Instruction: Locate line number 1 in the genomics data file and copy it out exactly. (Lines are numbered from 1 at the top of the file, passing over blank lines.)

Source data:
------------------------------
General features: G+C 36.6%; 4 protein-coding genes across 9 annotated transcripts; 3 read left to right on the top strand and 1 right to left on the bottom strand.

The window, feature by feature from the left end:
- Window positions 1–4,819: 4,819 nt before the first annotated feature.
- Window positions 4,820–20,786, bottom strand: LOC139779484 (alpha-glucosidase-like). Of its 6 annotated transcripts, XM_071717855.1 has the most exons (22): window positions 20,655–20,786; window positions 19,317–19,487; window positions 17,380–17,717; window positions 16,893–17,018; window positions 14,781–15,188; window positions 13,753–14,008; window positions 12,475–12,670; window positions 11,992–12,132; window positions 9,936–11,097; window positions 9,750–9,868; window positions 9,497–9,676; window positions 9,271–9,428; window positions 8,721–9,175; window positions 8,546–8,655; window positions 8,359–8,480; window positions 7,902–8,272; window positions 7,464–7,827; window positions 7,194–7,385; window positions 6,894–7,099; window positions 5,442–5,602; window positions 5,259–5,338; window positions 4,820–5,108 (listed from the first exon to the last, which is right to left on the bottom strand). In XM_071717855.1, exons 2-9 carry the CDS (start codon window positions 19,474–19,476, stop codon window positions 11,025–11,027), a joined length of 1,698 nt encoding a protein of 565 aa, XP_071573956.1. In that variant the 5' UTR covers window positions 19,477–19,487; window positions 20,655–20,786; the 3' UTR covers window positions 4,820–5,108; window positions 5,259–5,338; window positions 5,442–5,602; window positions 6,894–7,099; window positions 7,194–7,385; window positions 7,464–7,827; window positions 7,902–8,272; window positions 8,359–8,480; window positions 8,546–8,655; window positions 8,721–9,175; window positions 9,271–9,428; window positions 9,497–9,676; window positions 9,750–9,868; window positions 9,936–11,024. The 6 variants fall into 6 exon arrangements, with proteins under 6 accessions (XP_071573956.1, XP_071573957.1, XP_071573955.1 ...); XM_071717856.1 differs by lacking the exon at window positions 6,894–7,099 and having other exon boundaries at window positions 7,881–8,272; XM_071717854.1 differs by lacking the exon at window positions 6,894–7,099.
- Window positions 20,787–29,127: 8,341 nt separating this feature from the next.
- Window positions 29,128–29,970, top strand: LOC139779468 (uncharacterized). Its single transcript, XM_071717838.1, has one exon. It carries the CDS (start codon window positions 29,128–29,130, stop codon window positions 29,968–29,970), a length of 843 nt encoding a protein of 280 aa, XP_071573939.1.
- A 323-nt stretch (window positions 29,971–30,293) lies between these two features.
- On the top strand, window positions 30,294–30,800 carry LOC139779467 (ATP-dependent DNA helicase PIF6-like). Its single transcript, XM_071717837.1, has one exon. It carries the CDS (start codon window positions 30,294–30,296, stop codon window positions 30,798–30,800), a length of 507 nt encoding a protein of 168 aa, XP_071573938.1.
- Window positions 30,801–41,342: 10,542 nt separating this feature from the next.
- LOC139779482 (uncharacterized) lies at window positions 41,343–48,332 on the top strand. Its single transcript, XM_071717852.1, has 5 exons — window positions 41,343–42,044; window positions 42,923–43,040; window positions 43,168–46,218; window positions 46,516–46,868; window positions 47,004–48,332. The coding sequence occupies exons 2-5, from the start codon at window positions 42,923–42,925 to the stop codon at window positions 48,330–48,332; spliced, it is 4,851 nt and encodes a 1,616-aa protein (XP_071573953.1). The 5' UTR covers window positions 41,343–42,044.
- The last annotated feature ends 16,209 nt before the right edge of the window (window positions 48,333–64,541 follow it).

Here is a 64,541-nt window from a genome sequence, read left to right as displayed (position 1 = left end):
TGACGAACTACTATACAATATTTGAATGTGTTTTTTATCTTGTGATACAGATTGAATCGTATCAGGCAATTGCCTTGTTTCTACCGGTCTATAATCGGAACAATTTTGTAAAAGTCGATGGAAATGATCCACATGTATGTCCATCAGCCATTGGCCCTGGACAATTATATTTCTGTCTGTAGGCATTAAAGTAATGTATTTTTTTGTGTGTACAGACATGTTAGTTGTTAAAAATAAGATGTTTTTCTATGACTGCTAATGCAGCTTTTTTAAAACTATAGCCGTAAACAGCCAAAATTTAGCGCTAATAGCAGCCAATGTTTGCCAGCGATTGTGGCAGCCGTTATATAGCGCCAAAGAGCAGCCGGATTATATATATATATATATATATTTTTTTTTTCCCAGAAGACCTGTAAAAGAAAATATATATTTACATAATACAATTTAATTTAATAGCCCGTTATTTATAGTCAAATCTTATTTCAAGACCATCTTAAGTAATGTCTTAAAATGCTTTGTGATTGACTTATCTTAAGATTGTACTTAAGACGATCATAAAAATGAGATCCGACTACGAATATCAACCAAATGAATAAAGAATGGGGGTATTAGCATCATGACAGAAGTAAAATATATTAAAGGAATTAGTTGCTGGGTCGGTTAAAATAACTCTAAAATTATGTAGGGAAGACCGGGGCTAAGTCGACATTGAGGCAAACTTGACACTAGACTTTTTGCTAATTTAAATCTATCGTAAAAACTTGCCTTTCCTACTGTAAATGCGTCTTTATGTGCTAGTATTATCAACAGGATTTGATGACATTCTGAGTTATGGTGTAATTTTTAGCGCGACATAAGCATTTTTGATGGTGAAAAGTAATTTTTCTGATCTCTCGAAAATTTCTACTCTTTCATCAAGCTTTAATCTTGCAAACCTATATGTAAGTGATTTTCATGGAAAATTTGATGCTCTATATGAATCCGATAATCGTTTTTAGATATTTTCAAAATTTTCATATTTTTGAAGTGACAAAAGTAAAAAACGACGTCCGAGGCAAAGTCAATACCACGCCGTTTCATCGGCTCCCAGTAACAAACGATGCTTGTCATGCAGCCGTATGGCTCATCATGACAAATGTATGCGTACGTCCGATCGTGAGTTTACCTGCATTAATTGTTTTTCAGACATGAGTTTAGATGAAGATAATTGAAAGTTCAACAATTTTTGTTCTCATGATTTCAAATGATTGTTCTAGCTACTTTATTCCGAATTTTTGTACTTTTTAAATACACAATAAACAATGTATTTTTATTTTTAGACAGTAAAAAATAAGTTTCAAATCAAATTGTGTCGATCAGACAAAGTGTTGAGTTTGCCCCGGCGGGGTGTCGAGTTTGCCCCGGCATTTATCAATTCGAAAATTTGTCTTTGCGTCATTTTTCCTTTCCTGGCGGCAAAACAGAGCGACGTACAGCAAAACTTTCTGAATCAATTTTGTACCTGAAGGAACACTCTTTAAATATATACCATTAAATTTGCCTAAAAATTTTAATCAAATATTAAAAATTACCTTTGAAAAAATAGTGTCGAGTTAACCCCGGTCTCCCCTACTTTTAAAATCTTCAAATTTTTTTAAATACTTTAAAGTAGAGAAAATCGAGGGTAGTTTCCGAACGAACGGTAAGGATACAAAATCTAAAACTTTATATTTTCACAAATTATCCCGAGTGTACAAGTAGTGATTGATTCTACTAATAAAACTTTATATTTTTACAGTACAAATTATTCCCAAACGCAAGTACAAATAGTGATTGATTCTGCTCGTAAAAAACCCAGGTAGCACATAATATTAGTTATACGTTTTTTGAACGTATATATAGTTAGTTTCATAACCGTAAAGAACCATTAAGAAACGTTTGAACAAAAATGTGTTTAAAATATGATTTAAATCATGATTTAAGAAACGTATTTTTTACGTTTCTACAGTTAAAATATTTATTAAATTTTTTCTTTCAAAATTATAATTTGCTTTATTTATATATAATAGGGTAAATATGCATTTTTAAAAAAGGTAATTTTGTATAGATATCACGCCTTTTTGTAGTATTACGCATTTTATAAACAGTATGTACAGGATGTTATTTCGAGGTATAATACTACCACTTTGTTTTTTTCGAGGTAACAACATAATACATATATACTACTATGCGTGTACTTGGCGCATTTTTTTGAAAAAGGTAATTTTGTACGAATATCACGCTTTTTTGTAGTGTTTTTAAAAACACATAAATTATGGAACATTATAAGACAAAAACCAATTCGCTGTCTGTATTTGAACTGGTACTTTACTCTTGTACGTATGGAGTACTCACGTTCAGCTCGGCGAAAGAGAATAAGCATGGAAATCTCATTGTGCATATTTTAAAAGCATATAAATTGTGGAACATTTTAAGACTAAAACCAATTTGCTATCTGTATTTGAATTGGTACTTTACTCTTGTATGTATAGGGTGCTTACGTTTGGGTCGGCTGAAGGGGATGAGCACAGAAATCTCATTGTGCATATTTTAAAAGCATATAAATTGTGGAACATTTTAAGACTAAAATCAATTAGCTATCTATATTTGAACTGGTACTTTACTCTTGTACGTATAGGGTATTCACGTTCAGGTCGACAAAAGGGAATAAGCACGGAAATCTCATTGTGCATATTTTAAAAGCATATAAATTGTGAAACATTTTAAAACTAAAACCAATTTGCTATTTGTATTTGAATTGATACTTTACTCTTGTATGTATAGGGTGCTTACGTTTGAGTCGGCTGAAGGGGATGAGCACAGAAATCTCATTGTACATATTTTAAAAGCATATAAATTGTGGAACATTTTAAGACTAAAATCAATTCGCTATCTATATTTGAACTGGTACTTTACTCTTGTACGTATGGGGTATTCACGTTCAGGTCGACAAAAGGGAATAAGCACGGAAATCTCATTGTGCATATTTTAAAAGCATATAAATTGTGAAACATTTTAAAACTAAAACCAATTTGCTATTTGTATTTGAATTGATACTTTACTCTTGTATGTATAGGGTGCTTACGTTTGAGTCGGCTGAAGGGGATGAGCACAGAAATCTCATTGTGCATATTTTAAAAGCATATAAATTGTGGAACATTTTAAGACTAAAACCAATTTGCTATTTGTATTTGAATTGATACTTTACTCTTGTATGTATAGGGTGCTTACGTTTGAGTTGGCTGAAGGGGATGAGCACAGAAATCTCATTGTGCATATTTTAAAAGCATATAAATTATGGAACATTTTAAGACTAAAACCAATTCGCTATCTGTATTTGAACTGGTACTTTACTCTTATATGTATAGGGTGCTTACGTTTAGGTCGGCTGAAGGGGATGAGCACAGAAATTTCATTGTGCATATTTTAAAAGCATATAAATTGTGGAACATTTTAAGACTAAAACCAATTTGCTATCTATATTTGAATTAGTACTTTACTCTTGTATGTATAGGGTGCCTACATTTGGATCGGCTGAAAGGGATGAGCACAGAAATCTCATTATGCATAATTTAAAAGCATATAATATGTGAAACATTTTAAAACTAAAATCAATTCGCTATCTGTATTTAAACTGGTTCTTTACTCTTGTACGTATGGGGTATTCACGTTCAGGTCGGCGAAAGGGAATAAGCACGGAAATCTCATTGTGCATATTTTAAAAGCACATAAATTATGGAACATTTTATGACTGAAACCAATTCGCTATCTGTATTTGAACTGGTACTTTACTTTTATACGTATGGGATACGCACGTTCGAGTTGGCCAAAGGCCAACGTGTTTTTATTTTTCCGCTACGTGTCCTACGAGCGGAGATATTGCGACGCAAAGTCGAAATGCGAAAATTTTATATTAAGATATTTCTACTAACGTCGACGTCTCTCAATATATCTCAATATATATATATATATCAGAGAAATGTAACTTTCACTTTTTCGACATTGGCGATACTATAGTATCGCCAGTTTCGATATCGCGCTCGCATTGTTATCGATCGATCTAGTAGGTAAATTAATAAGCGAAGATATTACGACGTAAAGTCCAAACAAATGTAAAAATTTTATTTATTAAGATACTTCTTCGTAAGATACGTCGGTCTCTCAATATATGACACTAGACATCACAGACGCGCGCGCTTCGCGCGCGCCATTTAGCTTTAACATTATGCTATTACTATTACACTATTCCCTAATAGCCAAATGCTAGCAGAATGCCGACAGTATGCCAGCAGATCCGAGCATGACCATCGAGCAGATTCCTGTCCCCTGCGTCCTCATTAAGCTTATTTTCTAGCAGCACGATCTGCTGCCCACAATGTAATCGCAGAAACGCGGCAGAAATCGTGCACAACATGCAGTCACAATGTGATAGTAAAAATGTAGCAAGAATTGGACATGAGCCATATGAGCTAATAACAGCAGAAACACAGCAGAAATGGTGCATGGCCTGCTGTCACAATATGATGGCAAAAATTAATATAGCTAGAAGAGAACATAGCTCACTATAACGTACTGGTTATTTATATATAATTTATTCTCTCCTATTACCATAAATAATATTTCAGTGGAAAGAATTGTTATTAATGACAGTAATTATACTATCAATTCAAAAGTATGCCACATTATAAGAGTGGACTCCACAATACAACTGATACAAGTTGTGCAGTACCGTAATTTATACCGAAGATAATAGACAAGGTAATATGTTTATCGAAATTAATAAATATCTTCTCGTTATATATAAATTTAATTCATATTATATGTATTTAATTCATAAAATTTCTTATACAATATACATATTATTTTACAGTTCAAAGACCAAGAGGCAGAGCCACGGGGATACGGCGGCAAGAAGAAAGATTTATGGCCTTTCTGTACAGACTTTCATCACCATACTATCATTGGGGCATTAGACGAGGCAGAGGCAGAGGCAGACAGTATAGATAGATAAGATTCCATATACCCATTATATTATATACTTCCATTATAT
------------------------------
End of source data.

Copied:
General features: G+C 36.6%; 4 protein-coding genes across 9 annotated transcripts; 3 read left to right on the top strand and 1 right to left on the bottom strand.